For 400 years, the curfew bell has tolled nightly from the church tower of the small country town, Crybbe's only defence against the evil rising unbidden in its haunted streets. Radio reporter Fay Morrison came to Crybbe because she had no choice. Millionaire music tycoon Max Goff came because there was nothing left to conquer, except the power of the spirit. But he knew nothing of the town's legacy of dark magic - and nobody felt like telling him....
©1993 Phil Rickman (P)2013 Isis Publishing Ltd
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"very good read"
This ebook was a little slow at first then your hooked I found I could not put it down
I LOVED this book and did not want it to end! Sean Barret does a wonderful job with all the voices in this novel.The Curfew bell has rung 100 times a night in the village of Crybbe for 400 years.It is tradition that one family is tasked with and passes down the ringers job to the next generation.No one seems to know what will happen if the bell is not rung.Enter a money hungry real estate guy who decides to alter the village by knocking down a wall that was erected hundreds of years ago and setting up new standing stones that were knocked down by locals for reasons better left alone.The towns people are VERY unfriendly to outsiders,they know that the ancient magic is real and is about to be unleashed on the village.
A good old fashioned scarey book!
"This audiobook was provided by the author, narrator, or publisher at no cost in exchange for an unbiased review courtesy of Audiobook Blast."
"Skip the first 49 chapters !"
What was the editor thinking letting this be published ! Easily half a book too long; the story is so slow it almost goes backwards. Not worth your time.
"Interesting and entertaining"
An enjoyable story with interesting characters and an engaging mystery. Narrator was a little dull at times but a professional performance nonetheless.
I have to admit I fell asleep a few times trying to get into this, and as such my thoughts on it may be a bit skewed; however I took from it - the town from the film "Hot Fuzz" where the locals aren't all they seemed, mixed with a hint of "Hound of the Baskervilles".
I did laugh though as the guy's Scottish accent was very Ronnie Corbett so I kept picturing him running around like the "Phantom Raspberry Blower of Old London Town" sketch the Two Ronnies used to do, class.
"Brilliant first half but a long slow death"
Very intriguing and creepy story for the first two thirds, with excellent characters (though perhaps too many). I actually thought the story was coming to an end after two parts - which would have been about right but the endgame was so dragged out, all the terror and creepiness has dissipated and it became at times - a bit hokey. Which was a shame.
Rickman has considerable talent , there is tremendous sly wit in this tale. But the end does drag on and on and the peripheral new age characters are quite poorly drawn. I would still recommend it though and am going to try another. Just hope it's not so over-written.
Sean Barrett is perfect for these type of creepy stories - supreme work
I've listened to this over the Christmas period and it has given me hours of pleasure. Fantastically narrated, Sean's voice us haunting and hypnotic. Yes, it's a slow mover but, hey, why hurry on to the next audible when this one is so good?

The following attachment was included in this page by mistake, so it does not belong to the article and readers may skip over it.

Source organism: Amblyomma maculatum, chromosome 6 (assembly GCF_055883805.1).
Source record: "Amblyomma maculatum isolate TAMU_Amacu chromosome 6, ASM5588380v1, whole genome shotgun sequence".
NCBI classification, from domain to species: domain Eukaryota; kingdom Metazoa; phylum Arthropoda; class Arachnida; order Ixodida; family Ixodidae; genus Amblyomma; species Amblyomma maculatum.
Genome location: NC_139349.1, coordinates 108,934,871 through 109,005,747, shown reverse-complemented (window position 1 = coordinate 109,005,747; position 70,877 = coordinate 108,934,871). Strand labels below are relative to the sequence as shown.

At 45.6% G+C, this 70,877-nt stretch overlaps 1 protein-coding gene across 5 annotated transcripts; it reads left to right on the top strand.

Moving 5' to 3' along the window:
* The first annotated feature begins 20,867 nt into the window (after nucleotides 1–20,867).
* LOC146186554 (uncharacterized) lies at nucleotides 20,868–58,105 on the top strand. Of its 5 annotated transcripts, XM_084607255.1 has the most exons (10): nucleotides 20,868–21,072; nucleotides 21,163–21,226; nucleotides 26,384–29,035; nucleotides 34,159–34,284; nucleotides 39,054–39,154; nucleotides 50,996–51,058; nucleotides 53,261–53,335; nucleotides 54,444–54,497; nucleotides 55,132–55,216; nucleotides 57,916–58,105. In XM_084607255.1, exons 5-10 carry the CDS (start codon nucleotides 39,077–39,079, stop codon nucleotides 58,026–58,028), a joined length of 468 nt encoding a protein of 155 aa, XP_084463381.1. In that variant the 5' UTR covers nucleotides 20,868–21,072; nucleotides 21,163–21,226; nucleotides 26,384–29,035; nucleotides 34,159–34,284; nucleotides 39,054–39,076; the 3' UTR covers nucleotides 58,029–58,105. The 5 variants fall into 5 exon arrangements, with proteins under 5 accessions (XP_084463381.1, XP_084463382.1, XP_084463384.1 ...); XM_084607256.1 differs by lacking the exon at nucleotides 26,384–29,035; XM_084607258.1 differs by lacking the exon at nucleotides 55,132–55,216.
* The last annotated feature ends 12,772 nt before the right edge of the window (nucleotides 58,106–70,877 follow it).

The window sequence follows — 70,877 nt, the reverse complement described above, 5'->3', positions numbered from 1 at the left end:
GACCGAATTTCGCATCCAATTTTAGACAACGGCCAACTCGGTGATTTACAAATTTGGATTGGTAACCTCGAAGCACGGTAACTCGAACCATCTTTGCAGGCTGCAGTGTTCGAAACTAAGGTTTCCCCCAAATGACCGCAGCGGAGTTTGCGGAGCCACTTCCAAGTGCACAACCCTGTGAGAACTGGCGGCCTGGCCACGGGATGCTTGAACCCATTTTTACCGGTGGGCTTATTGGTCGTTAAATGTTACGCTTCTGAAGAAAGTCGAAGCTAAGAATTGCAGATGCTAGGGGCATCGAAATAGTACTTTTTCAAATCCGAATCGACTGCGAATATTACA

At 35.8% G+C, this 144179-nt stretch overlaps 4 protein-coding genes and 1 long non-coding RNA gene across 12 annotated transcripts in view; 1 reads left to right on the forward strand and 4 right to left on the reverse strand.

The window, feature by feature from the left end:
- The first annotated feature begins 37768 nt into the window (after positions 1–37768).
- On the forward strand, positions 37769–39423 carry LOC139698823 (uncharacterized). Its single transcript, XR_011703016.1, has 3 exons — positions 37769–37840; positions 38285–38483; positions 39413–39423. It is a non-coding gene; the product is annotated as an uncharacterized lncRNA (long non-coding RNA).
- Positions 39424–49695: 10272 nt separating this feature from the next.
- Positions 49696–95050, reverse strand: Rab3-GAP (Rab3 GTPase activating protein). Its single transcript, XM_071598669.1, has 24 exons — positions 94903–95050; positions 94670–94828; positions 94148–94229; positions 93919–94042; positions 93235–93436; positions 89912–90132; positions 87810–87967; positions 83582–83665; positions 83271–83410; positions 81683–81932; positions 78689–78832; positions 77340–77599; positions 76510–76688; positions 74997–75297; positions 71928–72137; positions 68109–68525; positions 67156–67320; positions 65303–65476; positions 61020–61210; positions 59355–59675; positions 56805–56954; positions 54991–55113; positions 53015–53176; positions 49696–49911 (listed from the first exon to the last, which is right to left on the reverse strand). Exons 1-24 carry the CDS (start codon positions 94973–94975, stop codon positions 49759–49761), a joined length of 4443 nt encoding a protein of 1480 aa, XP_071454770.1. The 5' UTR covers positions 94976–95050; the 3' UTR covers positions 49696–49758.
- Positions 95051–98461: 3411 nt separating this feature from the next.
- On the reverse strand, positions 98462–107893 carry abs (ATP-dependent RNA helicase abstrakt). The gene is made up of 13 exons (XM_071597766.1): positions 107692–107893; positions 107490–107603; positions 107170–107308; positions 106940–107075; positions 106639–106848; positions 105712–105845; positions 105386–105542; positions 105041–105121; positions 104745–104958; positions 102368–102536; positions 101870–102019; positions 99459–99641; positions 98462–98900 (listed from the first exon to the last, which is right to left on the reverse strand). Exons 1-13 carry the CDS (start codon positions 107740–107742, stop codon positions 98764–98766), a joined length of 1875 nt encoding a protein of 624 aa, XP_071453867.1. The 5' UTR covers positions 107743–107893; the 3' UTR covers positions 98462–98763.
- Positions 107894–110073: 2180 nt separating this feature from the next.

"New takes on old themes."
A well crafted story on the black magic theme. Great characterisations and a fairly original plot. Well drawn by Mr.Barrett bringing the whole to life in a way that can only better the story.
A good listen.
I will be looking at Mr.Rickmans other works.
"Dull as dishwater"
This book did one thing and that was drag on and on. I am rather perplexed how it got so may positive reviews, but it bored me to tears and managed to do it for a very long time. It tried to convey menacing and foreboding atmosphere, but it all seemed rather laughable and feeble.
As to the performance, oh goodness. Many listeners seem to have particularly enjoyed the performance of Sean Barrett, but to me he was partly to blame for the bad impression to book left in me. The narrator had the rather annoying habit to ignore the jumps the story made between the different characters. He continued reading without so much as a pause to take breath when the story changed from one scene to another. He made it appear as if the same scene and the same dialogue were continuing even though the author had concluded a thought and was switching to a new part. Since in the beginning I didn't know the characters, it took me a while to catch up with this trick of the narrator, which caused a lot of irritation and no enjoyment.
"Not a book for audio"
Narration was average, characters were so steriotyped it was difficult to take the book seriously. The plot jumped around so much and there were so many characters it was impossible to follow. Several times I had to rewind it to work out what had happened, the author just stopped in the middle of a situation and jumped to a different situation with different characters only to pick this thread maybe 20 chapters later when you were struggling to remember anything about it. Maybe this works on paper but not in the format.
The story line was bordering on ridiculous at times - several times I nearly gave up on it with a groan. The were big chunks of plot that really didn't seem to bear any relationship to the rest of the book.
No not really
Yes the character of Gomer Parry, thought this character was the only redeeming character in the book.
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